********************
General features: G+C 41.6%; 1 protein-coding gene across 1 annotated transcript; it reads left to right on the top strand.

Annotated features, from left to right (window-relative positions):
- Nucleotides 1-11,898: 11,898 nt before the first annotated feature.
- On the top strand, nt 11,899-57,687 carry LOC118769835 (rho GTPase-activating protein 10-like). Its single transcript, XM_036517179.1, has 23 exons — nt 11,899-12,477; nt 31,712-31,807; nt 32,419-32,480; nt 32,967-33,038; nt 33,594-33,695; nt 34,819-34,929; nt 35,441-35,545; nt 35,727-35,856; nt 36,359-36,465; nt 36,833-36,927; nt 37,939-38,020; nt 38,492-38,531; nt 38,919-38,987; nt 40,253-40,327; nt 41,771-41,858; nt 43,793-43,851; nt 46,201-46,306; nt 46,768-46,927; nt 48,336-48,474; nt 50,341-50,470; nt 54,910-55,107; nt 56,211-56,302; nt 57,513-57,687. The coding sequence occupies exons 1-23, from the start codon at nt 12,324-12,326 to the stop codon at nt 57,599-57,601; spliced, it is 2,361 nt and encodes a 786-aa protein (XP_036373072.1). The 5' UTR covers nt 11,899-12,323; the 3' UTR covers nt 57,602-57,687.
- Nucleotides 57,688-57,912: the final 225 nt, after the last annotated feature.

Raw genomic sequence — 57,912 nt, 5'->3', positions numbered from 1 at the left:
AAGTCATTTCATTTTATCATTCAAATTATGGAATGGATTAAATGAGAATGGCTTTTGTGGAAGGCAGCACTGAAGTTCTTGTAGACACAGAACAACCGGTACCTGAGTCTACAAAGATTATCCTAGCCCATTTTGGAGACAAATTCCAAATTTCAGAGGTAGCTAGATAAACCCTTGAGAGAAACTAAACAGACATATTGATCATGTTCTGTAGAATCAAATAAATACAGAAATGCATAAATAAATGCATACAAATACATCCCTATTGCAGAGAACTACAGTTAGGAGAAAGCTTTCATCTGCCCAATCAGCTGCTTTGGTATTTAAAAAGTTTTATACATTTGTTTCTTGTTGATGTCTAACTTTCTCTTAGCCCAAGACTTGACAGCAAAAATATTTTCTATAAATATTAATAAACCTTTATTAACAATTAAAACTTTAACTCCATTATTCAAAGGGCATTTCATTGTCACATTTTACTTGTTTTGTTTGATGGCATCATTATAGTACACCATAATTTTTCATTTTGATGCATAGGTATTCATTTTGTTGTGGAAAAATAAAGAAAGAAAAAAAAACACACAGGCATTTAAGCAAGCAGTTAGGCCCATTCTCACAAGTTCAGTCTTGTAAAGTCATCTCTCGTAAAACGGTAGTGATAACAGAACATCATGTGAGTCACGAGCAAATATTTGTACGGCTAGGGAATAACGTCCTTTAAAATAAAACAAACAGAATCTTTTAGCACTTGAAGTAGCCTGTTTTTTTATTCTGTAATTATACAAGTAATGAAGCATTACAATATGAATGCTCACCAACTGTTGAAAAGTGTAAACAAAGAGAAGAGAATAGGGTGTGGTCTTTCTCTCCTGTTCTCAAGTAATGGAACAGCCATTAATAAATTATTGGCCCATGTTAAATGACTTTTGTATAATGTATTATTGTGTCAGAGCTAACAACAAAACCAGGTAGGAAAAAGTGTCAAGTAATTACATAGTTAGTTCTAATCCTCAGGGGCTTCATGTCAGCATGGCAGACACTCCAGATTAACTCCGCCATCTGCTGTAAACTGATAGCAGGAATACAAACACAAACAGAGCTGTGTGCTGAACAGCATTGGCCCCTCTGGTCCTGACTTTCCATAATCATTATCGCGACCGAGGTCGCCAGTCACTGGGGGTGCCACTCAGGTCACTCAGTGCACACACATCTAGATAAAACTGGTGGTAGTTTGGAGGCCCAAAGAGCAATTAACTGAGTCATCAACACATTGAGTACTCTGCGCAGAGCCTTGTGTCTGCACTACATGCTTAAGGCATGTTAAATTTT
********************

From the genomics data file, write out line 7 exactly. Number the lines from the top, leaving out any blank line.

AAGTCATTTCATTTTATCATTCAAATTATGGAATGGATTAAATGAGAATGGCTTTTGTGGAAGGCAGCACTGAAGTTCTTGTAGACACAGAACAACCGGTACCTGAGTCTACAAAGATTATCCTAGCCCATTTTGGAGACAAATTCCAAATTTCAGAGGTAGCTAGATAAACCCTTGAGAGAAACTAAACAGACATATTGATCATGTTCTGTAGAATCAAATAAATACAGAAATGCATAAATAAATGCATACAAATACATCCCTATTGCAGAGAACTACAGTTAGGAGAAAGCTTTCATCTGCCCAATCAGCTGCTTTGGTATTTAAAAAGTTTTATACATTTGTTTCTTGTTGATGTCTAACTTTCTCTTAGCCCAAGACTTGACAGCAAAAATATTTTCTATAAATATTAATAAACCTTTATTAACAATTAAAACTTTAACTCCATTATTCAAAGGGCATTTCATTGTCACATTTTACTTGTTTTGTTTGATGGCATCATTATAGTACACCATAATTTTTCATTTTGATGCATAGGTATTCATTTTGTTGTGGAAAAATAAAGAAAGAAAAAAAAACACACAGGCATTTAAGCAAGCAGTTAGGCCCATTCTCACAAGTTCAGTCTTGTAAAGTCATCTCTCGTAAAACGGTAGTGATAACAGAACATCATGTGAGTCACGAGCAAATATTTGTACGGCTAGGGAATAACGTCCTTTAAAATAAAACAAACAGAATCTTTTAGCACTTGAAGTAGCCTGTTTTTTTATTCTGTAATTATACAAGTAATGAAGCATTACAATATGAATGCTCACCAACTGTTGAAAAGTGTAAACAAAGAGAAGAGAATAGGGTGTGGTCTTTCTCTCCTGTTCTCAAGTAATGGAACAGCCATTAATAAATTATTGGCCCATGTTAAATGACTTTTGTATAATGTATTATTGTGTCAGAGCTAACAACAAAACCAGGTAGGAAAAAGTGTCAAGTAATTACATAGTTAGTTCTAATCCTCAGGGGCTTCATGTCAGCATGGCAGACACTCCAGATTAACTCCGCCATCTGCTGTAAACTGATAGCAGGAATACAAACACAAACAGAGCTGTGTGCTGAACAGCATTGGCCCCTCTGGTCCTGACTTTCCATAATCATTATCGCGACCGAGGTCGCCAGTCACTGGGGGTGCCACTCAGGTCACTCAGTGCACACACATCTAGATAAAACTGGTGGTAGTTTGGAGGCCCAAAGAGCAATTAACTGAGTCATCAACACATTGAGTACTCTGCGCAGAGCCTTGTGTCTGCACTACATGCTTAAGGCATGTTAAATTTT